What Schäuble is really saying about Macron and Europe

German Finance Minister Wolfgang Schäuble talked to German weekly Der Spiegel about the election of Emmanuel Macron as French President, and this interview is being widely quoted in the English-language press without benefit of a translation. Having read the article, I would say there is nothing extraordinary in his commentary. None of his positions have changed. Let me explain what he said below.

The mood: Schäuble presents himself as welcoming of Emmanuel Macron in the interview. And this tone can be considered ‘conciliatory’ or ‘constructive’ in the sense that he welcomes a left-of-center politician as French President.

He said:

“Macron will ein stärkeres Europa, genauso wie die Kanzlerin und ich. Es hat mich beeindruckt, dass der neue Präsident nach seinem Wahlsieg zu den Klängen der Europahymne auf die Buhne vor dem Louvre gestiegen ist. Das war ein starkes Symbol.Ganz klar. Macron ist unser Mitstreiter. ”

That translates as “Macron wants a stronger Europe, just like the Chancellor and I. It impressed me that the new president, after his election victory,  took the stage in front of the Louvre to the sound of the ‘Anthem of Europe’. That was a strong symbol. Very clear! Macron is our ally.”

The context: Macron just beat Marine Le Pen, who wants to upend the existing European order. So I don’t see Schäuble’s attitude as surprising.

Schaeuble about Macron

What Schäuble really wants: The very next comment shows us.

“Erst mal will Macron Veränderungen in Frankreich, und dabei unterstützen wir ihn. Macron hat Mut bewiesen, indem er gegen die Mehrheitsmeiunung der sozialistischen Partei einen reform- und europafreundlichen Wahlkampf geführt hat. Nun muss Macron sehen, dass er in der Nationalversammlung für seine Pläne zur Reform des Arbeitsmarktes eine Mehrheit bekommt. Wir alle wünschen, dass er dabei Erfolg hat.”

First off, Macron wants changes in France, and we support him on this. Macron showed courage by opposing the majority of the Socialist Party and running a reformist and European-friendly election campaign. Now Macron must see to it that he gets a majority in the National Assembly for his plans for labour market reforms. We all wish him success on this.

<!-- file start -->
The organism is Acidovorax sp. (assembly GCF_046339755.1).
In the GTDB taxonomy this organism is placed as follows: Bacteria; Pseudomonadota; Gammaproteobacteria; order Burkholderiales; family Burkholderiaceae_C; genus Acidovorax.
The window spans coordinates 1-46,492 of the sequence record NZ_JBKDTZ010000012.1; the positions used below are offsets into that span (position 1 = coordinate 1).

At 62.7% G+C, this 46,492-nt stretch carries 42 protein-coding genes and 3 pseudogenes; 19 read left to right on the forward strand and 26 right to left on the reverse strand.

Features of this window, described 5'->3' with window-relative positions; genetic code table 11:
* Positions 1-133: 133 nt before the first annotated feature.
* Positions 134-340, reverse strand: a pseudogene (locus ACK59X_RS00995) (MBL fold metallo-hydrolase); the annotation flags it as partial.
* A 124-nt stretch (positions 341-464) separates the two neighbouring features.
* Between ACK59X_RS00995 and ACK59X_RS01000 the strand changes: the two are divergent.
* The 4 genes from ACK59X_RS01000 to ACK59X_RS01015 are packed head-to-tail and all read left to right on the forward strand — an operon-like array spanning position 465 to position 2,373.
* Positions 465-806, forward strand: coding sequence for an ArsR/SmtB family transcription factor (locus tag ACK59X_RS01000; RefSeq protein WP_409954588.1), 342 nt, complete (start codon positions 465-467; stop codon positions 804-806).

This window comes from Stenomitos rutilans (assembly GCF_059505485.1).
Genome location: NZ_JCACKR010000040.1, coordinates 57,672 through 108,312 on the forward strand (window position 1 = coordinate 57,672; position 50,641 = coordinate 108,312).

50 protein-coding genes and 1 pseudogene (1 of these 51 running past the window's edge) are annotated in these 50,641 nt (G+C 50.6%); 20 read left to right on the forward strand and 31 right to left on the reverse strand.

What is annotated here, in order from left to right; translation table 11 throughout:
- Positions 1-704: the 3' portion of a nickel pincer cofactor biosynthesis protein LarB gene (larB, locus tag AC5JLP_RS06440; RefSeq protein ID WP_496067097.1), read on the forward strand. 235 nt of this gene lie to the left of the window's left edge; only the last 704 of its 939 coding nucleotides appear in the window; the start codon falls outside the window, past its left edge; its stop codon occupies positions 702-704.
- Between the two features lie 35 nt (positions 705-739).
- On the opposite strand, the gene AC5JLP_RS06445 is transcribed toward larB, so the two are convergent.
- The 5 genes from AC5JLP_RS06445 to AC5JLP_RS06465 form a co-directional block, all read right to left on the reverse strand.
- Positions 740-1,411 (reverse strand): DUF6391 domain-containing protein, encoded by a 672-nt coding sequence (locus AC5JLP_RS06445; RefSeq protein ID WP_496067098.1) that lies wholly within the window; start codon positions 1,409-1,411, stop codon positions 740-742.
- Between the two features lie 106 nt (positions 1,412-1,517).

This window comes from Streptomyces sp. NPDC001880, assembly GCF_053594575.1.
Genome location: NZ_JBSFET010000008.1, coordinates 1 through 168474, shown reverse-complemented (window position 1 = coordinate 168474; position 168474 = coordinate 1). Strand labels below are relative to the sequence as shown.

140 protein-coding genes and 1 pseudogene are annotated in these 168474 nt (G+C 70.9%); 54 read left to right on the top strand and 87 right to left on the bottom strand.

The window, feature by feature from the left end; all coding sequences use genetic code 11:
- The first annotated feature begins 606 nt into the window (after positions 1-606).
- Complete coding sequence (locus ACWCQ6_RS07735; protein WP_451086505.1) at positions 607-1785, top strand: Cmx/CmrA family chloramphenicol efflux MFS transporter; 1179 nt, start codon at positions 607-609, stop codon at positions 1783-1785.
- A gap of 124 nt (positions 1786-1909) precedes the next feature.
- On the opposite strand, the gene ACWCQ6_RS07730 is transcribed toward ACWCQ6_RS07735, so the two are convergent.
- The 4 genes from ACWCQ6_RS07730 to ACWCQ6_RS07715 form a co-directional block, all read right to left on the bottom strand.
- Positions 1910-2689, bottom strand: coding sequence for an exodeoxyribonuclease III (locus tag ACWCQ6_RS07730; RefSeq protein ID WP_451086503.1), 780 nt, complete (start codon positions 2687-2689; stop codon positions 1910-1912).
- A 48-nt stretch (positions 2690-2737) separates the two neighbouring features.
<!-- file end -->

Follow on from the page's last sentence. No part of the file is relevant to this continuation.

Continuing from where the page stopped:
Translation: We in Germany support Macron because he is pro-European. I believe he is not a typical left-winger because he bucked the socialist party with a reform agenda that we support. But [as I say more explicitly later in this interview, and implicitly here], the reforms in France must happen first for there to be a move at the European level.

Conclusion: The people praising Schäuble’s Spiegel interview as constructive aren’t reading him right. His positions haven’t changed. Schäuble says explicitly that Macron has to fix France first before he can tackle his European agenda.”Das ist die richtige Reihenfolge – that is the right sequence.”  Moreover, he says there is no appetite for a European finance minister right now, though he doesn’t reject the idea. This implicitly says German support for treaty- and German-constitution-changing European fixes are dependent on the reform willingness within individual member states.

Bottom line: Germany will not accede to ‘more Europe’ -even within a core – unless and until other European Union member states take on reforms that make their economy more like Germany’s economy. 

Post-script: Schäuble also told Spiegel that, though the German current account surplus is too large right now, German government policies aren’t the reason things are that way and, therefore, German government policy can’t fix things.

About 

Edward Harrison is the founder of Credit Writedowns and a former career diplomat, investment banker and technology executive with over twenty five years of business experience. He has also been a regular economic and financial commentator on BBC World News, CNBC Television, Business News Network, CBC, Fox Television and RT Television. He speaks six languages and reads another five, skills he uses to provide a more global perspective. Edward holds an MBA in Finance from Columbia University and a BA in Economics from Dartmouth College.